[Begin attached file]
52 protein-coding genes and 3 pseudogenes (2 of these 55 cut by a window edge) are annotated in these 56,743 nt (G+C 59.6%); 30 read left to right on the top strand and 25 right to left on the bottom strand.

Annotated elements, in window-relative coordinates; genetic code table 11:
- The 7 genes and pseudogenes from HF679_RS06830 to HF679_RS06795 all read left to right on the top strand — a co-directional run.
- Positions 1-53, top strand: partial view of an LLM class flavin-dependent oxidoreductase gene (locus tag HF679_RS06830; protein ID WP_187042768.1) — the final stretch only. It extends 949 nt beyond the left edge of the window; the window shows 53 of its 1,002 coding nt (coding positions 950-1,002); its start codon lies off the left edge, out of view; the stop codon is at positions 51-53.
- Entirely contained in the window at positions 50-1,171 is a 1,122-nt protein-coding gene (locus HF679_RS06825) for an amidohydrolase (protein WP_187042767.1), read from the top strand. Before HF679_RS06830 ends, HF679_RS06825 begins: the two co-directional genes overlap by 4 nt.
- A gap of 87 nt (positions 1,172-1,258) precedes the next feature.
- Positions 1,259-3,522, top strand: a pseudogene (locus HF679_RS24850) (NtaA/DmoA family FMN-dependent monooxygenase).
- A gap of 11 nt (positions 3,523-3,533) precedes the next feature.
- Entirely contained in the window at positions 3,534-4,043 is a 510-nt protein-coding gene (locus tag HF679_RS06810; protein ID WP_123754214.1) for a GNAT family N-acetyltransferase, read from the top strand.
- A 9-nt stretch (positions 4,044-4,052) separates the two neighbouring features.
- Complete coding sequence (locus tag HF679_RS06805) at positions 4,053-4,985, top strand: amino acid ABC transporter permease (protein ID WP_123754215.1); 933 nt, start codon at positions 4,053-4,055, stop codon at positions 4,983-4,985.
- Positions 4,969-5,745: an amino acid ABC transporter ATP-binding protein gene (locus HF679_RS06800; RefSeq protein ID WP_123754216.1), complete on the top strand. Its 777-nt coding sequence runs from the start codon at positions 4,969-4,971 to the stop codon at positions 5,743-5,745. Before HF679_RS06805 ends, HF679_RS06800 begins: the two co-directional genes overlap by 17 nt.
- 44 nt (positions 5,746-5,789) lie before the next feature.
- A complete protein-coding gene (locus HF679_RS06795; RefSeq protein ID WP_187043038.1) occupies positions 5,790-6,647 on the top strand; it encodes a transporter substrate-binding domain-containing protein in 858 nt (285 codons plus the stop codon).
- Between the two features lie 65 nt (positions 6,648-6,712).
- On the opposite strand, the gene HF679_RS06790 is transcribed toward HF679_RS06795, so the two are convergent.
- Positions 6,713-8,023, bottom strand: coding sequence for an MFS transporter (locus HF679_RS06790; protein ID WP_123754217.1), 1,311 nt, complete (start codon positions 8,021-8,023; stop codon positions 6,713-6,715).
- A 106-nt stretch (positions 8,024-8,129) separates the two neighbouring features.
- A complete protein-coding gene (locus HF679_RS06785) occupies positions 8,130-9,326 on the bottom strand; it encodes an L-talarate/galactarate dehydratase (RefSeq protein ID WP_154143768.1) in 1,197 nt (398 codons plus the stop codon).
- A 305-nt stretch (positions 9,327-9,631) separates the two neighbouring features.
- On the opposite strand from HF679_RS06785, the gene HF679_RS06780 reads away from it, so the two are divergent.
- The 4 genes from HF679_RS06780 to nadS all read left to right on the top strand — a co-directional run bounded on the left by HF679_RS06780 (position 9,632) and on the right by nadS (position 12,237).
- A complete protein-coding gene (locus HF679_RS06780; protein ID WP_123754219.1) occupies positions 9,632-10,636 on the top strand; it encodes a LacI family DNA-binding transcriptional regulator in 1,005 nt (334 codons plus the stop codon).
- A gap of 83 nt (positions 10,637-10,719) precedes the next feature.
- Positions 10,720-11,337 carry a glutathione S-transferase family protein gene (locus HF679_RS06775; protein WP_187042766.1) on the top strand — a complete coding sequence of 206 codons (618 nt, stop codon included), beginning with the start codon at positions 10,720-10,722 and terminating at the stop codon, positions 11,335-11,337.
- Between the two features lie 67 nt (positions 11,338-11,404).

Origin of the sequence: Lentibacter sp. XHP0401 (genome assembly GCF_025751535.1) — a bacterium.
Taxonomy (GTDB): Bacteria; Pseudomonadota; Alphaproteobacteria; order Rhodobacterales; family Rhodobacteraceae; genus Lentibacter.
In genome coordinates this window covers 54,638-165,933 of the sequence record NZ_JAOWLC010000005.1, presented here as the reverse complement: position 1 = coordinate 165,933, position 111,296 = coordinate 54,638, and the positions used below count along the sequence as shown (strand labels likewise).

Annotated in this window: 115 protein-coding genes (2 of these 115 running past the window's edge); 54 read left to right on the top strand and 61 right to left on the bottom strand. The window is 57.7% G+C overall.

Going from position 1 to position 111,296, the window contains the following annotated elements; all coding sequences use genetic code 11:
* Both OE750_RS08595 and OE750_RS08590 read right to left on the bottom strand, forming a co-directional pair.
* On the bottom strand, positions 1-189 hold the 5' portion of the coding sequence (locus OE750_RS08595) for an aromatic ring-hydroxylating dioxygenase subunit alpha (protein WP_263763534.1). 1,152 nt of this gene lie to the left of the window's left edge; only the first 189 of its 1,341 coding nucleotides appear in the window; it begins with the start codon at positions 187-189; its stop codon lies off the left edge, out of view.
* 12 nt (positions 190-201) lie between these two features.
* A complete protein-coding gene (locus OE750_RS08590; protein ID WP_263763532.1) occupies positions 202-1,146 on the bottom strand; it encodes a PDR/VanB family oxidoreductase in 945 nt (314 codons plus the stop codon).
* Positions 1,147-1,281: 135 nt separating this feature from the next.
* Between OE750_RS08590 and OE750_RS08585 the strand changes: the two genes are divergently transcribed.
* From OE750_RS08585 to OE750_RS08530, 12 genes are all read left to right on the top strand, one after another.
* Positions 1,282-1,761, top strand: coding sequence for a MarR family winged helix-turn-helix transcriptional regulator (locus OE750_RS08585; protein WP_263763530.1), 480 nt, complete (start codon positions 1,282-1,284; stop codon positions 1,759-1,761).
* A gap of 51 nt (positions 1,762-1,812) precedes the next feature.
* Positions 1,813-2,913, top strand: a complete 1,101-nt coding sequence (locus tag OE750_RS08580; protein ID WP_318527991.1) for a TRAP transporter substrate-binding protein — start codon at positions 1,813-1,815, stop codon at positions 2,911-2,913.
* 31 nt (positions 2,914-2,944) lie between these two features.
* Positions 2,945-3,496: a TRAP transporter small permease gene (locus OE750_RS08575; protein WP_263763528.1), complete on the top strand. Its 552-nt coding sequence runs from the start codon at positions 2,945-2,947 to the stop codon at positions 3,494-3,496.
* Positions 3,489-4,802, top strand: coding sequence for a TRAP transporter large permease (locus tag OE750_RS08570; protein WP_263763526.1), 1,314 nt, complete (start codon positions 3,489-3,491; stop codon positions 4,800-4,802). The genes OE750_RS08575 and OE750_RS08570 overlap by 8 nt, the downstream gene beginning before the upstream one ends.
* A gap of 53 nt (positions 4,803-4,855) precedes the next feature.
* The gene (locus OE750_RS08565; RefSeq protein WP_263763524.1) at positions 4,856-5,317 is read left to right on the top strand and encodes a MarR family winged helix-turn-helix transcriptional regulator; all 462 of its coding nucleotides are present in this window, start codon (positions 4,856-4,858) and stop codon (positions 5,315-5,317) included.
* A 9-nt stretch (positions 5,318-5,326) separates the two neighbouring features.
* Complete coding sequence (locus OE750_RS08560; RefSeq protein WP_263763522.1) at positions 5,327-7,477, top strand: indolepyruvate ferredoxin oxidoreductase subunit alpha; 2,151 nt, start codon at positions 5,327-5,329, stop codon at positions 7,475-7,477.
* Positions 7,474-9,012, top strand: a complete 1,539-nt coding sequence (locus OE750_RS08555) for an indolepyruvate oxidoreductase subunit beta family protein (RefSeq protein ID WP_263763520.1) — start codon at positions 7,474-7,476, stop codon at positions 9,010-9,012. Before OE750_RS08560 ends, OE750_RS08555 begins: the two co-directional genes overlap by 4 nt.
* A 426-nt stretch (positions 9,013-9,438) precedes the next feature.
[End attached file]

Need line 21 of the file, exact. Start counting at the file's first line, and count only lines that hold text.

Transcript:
- On the opposite strand from HF679_RS06785, the gene HF679_RS06780 reads away from it, so the two are divergent.